The decision to revive proposals to localise business rates, outlined in last week’s local growth white paper, shows ministers are serious about radically shaking up local government finance.
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Repatriating business rates is a move the sector has long called for. But, following the shelving of similar proposals in reports in 2004 and 2007 by then local government minister Nick Raynsford and Sir Michael Lyons respectively, some in the sector had grown sceptical.
There are a number of hurdles to be overcome before such a policy becomes reality
Last week’s paper confirmed that options to enable councils to retain locally raised business rates would be “considered” as part in the Local Government Resource Review, expected to begin at the start of 2011.
But there are a number of hurdles to be overcome before such a policy becomes reality. The influential business lobby has already voiced its opposition, while the practical problems of how to equalise between areas of varying resources remain as real as ever.
Business secretary Vince Cable’s comments, following his speech to the House of Commons to introduce the white paper, appeared to offer hope that councils would not only retain money raised through business rates but also gain the discretion to set the level at which they are levied.
Asked by Clive Betts (Lab) if the government was considering the “complete localisation of business rates so that once again local authorities are able to control the majority of their resources”, Mr Cable said: “That is indeed exactly what we are considering, albeit with appropriate protections for business.”
Such protections could involve arrangements similar to those in place for the business rate supplement, where businesses are given the chance to vote on such an increase. The measure has yet to be used.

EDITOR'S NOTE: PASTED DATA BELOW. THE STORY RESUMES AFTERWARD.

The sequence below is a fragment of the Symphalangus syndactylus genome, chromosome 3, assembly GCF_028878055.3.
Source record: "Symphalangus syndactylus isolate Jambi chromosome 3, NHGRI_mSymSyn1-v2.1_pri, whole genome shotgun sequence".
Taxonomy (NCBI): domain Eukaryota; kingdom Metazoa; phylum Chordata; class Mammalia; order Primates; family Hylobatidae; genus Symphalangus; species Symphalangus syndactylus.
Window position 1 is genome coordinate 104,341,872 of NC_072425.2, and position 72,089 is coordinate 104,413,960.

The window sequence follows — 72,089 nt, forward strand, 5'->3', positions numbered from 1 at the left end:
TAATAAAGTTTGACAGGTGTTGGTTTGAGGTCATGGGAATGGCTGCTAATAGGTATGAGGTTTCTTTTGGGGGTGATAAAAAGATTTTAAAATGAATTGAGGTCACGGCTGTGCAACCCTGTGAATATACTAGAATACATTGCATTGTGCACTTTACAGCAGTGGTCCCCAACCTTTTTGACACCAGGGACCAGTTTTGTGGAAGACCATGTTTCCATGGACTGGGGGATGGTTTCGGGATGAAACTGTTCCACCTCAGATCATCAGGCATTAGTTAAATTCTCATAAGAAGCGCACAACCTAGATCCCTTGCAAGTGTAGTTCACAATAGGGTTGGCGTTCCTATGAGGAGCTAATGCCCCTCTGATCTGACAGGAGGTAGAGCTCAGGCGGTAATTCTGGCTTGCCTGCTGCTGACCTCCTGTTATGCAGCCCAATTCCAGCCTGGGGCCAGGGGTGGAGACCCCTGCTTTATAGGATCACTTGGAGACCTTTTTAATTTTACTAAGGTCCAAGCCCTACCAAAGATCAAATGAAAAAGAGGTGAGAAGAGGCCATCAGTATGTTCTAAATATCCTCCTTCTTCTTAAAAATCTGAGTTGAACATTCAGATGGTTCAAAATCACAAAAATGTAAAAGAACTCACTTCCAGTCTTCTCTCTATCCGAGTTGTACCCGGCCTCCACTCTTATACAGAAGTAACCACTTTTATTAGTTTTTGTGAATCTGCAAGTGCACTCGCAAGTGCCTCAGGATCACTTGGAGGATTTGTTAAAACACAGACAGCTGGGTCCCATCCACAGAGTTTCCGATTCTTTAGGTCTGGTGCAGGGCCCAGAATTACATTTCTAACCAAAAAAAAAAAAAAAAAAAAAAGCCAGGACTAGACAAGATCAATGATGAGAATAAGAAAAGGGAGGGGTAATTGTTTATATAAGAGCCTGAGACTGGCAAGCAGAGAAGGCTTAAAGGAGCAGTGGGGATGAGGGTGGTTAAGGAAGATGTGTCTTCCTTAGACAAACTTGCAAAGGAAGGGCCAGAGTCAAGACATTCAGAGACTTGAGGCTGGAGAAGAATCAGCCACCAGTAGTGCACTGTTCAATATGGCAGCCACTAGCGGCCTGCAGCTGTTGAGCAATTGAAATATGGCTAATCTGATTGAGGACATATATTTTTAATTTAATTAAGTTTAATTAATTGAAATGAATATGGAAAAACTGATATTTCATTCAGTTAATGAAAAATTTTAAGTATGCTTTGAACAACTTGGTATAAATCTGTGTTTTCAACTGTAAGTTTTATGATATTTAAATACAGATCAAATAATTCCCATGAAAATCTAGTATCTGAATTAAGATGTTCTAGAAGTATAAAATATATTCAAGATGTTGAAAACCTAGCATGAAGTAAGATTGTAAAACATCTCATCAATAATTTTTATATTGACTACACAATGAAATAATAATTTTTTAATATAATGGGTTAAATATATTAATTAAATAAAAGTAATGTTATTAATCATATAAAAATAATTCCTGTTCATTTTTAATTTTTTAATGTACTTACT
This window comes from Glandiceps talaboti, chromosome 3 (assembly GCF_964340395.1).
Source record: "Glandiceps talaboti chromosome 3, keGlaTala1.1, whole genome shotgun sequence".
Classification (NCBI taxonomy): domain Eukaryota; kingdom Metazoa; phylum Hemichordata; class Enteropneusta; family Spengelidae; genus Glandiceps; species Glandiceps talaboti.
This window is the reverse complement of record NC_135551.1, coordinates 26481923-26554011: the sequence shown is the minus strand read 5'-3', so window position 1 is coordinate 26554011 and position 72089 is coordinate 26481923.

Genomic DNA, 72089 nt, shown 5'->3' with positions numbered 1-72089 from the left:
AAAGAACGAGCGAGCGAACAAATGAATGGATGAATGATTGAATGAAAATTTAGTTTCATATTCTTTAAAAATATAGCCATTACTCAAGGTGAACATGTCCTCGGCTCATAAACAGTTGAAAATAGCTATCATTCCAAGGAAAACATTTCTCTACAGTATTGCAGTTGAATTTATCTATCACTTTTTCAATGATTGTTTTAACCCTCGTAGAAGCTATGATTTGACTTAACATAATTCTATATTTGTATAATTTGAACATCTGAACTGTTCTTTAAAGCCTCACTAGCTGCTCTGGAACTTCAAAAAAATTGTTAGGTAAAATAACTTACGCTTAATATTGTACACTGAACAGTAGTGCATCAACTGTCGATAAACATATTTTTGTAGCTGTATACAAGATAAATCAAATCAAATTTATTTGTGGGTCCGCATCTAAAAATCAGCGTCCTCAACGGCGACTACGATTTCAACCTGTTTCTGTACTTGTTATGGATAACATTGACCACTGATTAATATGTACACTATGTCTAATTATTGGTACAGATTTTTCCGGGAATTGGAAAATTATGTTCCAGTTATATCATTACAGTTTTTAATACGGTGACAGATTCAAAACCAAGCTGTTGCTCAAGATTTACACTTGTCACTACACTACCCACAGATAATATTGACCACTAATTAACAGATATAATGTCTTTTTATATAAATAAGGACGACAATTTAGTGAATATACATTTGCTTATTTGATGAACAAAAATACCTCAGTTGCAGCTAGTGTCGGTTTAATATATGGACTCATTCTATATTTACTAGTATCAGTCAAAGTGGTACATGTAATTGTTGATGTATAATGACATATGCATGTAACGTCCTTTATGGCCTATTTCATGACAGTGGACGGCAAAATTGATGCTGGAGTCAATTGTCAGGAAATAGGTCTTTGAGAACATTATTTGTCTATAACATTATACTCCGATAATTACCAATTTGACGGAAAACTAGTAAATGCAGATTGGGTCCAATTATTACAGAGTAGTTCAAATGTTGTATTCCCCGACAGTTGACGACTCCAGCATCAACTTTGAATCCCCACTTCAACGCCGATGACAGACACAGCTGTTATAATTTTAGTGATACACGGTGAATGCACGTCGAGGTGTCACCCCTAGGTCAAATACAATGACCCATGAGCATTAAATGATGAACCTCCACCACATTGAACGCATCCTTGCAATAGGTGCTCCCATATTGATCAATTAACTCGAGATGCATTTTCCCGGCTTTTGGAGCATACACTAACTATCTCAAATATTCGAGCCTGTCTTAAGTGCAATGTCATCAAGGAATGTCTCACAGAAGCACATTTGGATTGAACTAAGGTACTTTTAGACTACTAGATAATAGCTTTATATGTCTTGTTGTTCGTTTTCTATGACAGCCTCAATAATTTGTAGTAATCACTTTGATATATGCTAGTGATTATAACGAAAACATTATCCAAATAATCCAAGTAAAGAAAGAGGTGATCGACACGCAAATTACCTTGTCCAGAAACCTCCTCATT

But CBI deputy director-general John Cridland said he was opposed to local authorities having any discretion over business rates at all. “Such a change would mean that businesses would face unknown varying levels of tax across the country,” he added.
Council discretionary funds
The issue of how to bring about equalisation between areas when the revenue stream that makes up the bulk of councils’ discretionary funding is likely to be more pertinent.
Before 1990, when rates were collected locally, a mechanism called the London Rate Equalisation Scheme was used.
Tony Travers, director of the London School of Economics’ Greater London Group, who wrote a paper submitted to the Lyons inquiry in 2006, explained: “At its simplest, the London Rate Equalisation Scheme was a way of taking some of the very high business rates from central London, redistributing them to the rest of London, then taking a bit of money away from London as a whole, so the whole country [balances].”
The paper also explained that councils could be split into two categories: those authorities such as Westminster City Council or the City of London Corporation that raise more through business rates than they spend; or those authorities that spend more than they raise in local taxation.
For example, an exercise carried out based on councils’ 2006-07 budgets, showed Westminster was the biggest contributor to the pool. It had a revenue budget of £207m but raised a huge £879.4m in business rates and a further £4.4m in council tax.
At the other end of the spectrum, Chesterfield BC was only able to cover 39% of its £13.3m revenue budget through locally raised taxation.
Mr Travers’s proposal was to provide - within a system of localised business rates - some form of pooling mechanism whereby resources were taken from the 107 authorities raising more than they needed and passed to the 341 authorities raising less than they needed.
He stressed that no matter how difficult the equations, the Department for Communities & Local Government team was capable of producing a workable system.
The real battle for councils will be political, rather than practical. Victory here could hand councils a substantial slice of the autonomy they have craved for so long.